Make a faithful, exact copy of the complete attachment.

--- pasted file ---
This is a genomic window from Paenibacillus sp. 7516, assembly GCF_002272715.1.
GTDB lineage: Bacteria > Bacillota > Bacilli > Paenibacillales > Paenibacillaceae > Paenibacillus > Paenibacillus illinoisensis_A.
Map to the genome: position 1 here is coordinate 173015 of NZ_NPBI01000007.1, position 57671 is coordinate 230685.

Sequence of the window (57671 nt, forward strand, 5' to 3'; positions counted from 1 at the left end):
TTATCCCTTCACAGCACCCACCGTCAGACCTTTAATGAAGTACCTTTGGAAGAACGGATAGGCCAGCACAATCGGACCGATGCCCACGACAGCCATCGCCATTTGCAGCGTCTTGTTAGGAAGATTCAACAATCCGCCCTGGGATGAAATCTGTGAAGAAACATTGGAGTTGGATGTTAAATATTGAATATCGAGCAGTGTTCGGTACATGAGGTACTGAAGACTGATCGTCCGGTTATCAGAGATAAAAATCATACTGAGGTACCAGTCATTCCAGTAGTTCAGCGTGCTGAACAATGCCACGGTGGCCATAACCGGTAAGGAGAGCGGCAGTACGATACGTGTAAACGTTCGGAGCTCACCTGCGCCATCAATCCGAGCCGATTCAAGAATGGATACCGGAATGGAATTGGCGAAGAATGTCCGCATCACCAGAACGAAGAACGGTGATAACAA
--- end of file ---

This is a genomic window from Paenibacillus sp. 7516, assembly GCF_002272715.1.
GTDB lineage: Bacteria > Bacillota > Bacilli > Paenibacillales > Paenibacillaceae > Paenibacillus > Paenibacillus illinoisensis_A.
Map to the genome: position 1 here is coordinate 173015 of NZ_NPBI01000007.1, position 57671 is coordinate 230685.

Sequence of the window (57671 nt, forward strand, 5' to 3'; positions counted from 1 at the left end):
TTATCCCTTCACAGCACCCACCGTCAGACCTTTAATGAAGTACCTTTGGAAGAACGGATAGGCCAGCACAATCGGACCGATGCCCACGACAGCCATCGCCATTTGCAGCGTCTTGTTAGGAAGATTCAACAATCCGCCCTGGGATGAAATCTGTGAAGAAACATTGGAGTTGGATGTTAAATATTGAATATCGAGCAGTGTTCGGTACATGAGGTACTGAAGACTGATCGTCCGGTTATCAGAGATAAAAATCATACTGAGGTACCAGTCATTCCAGTAGTTCAGCGTGCTGAACAATGCCACGGTGGCCATAACCGGTAAGGAGAGCGGCAGTACGATACGTGTAAACGTTCGGAGCTCACCTGCGCCATCAATCCGAGCCGATTCAAGAATGGATACCGGAATGGAATTGGCGAAGAATGTCCGCATCACCAGAACGAAGAACGGTGATAACAA